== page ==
Cancer screening in children: promising advances from a Montreal team

Cancer screening in children: promising advances from a Montreal team

BET À DAY

A blood or urine test could soon replace sometimes risky surgical biopsies to diagnose and treat cancer in children, according to research by a team from the Research Institute of the McGill University Health Center . 

Led by Janusz Rak, this research would make it easier to capture and analyze exosomes, which are believed to be miniature replicas of cancer cells.

“ If the exosomes are captured, they can reveal the type of cancer lurking in the body, the type of malignant cells the tumor contains, and possibly how to attack them with treatment.” .

Liquid biopsies – such as blood or urine tests – could improve the diagnosis, treatment and follow-up of pediatric solid tumors such as brain cancer or bone tumors.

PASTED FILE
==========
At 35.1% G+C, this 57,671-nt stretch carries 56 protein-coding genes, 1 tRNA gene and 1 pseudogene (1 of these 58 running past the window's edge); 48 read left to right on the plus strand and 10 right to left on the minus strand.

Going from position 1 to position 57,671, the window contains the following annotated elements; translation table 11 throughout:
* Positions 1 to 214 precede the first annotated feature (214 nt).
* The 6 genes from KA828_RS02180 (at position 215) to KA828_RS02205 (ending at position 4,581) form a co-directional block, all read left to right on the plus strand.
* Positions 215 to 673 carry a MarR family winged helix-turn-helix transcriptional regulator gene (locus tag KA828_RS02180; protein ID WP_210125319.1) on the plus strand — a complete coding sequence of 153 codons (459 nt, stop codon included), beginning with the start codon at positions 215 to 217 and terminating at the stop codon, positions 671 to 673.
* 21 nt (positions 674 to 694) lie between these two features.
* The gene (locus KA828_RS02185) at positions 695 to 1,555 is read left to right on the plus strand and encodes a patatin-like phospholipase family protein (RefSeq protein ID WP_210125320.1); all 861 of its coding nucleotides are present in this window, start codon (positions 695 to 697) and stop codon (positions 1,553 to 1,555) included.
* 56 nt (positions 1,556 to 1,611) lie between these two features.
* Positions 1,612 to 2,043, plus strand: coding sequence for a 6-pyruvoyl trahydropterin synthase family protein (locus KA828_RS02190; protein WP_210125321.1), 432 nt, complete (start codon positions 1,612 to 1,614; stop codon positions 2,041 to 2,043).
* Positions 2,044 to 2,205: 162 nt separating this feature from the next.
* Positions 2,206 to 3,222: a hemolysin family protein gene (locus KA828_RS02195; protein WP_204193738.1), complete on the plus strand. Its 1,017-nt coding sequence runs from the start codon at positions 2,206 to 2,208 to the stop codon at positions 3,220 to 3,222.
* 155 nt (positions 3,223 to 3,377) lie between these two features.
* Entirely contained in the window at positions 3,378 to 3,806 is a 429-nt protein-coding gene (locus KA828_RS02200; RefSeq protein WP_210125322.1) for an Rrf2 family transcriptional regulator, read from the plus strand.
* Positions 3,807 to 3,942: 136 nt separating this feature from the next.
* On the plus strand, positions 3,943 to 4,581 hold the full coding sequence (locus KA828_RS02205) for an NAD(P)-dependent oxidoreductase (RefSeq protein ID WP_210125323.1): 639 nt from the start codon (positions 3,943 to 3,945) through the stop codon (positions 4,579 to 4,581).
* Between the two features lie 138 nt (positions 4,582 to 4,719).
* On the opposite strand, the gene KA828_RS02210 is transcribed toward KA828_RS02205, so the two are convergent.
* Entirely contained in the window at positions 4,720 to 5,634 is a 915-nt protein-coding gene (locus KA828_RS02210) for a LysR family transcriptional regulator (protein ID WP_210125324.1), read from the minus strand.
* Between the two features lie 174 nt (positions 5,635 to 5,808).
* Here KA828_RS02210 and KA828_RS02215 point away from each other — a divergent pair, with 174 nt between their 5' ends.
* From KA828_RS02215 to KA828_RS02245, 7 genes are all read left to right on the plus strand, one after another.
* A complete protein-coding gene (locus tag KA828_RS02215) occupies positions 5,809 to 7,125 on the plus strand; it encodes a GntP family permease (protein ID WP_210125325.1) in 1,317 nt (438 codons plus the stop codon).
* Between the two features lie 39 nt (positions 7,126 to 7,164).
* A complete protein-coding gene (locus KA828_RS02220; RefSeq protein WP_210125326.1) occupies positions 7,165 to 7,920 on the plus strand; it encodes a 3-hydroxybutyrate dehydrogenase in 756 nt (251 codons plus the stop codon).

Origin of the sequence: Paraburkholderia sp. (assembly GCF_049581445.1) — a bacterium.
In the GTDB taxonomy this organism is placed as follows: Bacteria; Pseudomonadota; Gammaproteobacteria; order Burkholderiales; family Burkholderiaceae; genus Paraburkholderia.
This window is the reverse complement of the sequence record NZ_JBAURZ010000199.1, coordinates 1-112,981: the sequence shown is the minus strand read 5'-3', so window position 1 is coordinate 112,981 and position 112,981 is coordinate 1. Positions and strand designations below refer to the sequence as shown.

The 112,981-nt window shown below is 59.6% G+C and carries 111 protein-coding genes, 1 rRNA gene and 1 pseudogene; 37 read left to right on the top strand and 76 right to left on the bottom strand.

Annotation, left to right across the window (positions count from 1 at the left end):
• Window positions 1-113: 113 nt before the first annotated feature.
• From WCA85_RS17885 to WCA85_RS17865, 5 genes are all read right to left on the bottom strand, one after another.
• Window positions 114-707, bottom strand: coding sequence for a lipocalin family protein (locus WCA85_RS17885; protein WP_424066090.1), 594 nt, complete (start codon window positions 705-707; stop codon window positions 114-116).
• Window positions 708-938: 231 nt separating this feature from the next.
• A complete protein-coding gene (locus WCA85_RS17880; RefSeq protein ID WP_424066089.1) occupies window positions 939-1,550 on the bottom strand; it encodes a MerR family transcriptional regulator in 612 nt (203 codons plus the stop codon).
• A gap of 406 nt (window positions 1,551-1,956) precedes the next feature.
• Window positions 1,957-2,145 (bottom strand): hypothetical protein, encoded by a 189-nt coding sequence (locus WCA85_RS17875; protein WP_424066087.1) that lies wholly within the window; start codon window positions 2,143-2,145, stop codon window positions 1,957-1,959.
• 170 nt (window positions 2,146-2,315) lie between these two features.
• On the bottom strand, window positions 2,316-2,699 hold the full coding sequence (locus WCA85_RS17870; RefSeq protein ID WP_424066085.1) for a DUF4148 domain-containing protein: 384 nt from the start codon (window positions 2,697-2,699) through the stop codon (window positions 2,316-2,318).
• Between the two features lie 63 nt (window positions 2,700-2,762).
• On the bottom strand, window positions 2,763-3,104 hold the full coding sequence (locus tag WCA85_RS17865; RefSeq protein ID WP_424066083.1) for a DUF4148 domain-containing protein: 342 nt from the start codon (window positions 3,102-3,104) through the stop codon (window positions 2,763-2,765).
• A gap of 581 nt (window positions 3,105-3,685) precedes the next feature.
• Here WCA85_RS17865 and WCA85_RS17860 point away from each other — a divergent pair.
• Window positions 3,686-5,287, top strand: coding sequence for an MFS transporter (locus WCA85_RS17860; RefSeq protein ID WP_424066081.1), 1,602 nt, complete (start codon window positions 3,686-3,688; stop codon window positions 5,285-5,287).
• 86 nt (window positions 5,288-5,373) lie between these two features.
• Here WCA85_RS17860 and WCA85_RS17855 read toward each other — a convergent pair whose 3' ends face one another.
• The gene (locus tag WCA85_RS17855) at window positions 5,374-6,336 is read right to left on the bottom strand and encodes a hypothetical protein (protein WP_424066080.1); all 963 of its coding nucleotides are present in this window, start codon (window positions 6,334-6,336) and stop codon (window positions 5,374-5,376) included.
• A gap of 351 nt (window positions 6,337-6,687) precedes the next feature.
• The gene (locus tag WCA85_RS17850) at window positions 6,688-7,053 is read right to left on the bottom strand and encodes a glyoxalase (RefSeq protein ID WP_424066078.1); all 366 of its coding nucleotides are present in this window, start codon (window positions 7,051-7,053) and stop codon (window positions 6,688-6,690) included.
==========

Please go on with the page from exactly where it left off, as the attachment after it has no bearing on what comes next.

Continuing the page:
“[Liquid biopsies] are virtually painless and risk-free. Also, we can repeat the test many times to make sure the child's treatment is working, and if not, switch immediately to another drug,” Rak explained.

Remember that in Canada, cancer remains the leading cause of death by illness among children. Each year, an average of 943 children are diagnosed with life-threatening cancer.

“Over the past 30 years, the cure rate has increased from 30% to 80%. This is enormous progress, but there is still a lot to do,” said Rébecca Dumont, Executive Director of the Charles-Bruneau Foundation.